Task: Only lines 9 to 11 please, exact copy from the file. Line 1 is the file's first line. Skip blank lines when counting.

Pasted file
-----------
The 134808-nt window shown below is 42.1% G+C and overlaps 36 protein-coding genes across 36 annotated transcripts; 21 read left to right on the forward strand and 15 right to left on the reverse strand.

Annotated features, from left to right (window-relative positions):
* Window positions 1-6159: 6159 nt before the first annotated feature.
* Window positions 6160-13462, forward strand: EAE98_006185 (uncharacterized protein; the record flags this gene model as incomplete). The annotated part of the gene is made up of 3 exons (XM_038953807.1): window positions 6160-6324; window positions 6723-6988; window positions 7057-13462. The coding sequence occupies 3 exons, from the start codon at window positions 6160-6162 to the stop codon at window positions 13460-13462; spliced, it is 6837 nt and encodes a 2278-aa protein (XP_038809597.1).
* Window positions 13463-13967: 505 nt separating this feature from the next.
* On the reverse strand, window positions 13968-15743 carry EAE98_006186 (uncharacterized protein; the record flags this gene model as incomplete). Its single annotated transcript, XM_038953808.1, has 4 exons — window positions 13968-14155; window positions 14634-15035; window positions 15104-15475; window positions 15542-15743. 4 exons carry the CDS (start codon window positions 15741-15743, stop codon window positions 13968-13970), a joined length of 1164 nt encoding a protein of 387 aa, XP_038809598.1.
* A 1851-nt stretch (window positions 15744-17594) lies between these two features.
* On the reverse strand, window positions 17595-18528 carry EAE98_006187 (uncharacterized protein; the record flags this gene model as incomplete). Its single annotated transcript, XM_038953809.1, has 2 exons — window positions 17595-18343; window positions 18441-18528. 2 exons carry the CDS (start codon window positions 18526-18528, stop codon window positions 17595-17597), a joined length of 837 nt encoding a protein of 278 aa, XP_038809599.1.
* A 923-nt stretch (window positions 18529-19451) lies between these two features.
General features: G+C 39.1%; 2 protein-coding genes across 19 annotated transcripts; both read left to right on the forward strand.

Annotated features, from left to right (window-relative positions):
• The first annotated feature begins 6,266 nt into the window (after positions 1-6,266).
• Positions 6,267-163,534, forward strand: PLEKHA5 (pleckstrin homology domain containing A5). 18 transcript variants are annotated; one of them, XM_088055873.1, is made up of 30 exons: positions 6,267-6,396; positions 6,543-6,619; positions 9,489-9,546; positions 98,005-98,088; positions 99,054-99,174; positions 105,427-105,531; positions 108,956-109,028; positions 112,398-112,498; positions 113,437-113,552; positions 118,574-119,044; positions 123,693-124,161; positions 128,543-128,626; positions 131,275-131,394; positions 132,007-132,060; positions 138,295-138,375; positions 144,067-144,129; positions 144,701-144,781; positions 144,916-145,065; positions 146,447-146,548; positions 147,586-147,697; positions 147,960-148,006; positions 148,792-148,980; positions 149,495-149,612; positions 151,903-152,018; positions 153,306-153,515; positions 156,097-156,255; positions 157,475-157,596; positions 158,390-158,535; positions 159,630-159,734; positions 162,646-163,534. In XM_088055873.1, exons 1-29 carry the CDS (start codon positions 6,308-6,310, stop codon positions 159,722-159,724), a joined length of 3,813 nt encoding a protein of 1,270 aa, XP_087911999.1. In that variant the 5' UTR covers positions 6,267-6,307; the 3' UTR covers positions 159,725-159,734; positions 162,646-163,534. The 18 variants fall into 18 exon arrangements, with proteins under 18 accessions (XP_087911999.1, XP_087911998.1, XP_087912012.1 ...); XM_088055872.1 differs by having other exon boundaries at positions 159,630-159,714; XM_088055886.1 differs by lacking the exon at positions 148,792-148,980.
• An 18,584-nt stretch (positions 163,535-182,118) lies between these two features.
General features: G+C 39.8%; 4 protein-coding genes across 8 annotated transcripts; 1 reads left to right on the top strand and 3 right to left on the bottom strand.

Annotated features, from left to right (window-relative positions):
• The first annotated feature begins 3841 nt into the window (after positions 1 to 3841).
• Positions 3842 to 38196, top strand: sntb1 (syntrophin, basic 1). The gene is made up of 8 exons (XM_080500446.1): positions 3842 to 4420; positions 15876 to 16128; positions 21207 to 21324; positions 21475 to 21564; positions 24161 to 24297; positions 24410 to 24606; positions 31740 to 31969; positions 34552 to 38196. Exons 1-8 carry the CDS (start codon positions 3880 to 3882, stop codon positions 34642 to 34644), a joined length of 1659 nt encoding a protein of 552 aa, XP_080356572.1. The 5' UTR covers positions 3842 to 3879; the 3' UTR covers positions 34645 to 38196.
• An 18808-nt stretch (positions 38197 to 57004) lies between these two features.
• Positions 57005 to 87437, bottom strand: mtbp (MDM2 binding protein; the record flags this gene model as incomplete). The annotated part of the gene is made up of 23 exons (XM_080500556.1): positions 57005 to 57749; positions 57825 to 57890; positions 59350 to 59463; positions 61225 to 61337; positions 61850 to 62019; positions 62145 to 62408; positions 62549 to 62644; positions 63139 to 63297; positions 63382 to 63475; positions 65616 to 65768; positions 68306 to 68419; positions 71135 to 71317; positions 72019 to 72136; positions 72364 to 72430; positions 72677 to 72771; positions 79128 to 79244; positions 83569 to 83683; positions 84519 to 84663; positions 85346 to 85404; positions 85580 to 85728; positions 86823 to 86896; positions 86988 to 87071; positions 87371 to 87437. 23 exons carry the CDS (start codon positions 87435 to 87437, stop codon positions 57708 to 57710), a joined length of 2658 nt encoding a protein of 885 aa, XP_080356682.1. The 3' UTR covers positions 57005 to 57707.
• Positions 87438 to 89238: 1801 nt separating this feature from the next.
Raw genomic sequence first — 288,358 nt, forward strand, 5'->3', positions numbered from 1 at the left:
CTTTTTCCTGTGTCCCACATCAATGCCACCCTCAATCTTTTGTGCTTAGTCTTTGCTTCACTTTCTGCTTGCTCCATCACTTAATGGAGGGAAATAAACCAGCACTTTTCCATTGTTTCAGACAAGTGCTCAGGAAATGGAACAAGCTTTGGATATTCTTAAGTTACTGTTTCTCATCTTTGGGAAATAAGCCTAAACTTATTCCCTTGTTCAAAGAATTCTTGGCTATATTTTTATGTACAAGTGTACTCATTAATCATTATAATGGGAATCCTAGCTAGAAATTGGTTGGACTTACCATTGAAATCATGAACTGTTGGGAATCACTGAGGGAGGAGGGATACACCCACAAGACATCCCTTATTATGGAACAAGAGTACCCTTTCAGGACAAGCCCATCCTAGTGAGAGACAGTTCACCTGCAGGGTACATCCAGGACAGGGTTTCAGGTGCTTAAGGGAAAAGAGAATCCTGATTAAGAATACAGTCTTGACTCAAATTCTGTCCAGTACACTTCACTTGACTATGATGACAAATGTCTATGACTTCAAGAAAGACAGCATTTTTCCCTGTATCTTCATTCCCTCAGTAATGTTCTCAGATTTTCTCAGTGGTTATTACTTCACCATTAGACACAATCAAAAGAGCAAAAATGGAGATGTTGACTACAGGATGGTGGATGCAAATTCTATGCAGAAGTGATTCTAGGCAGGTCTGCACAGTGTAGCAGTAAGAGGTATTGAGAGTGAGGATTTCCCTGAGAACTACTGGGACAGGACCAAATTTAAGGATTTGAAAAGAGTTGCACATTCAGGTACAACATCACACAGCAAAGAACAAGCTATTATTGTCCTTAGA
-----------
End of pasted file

* A 923-nt stretch (window positions 18529-19451) lies between these two features.
General features: G+C 39.1%; 2 protein-coding genes across 19 annotated transcripts; both read left to right on the forward strand.

Annotated features, from left to right (window-relative positions):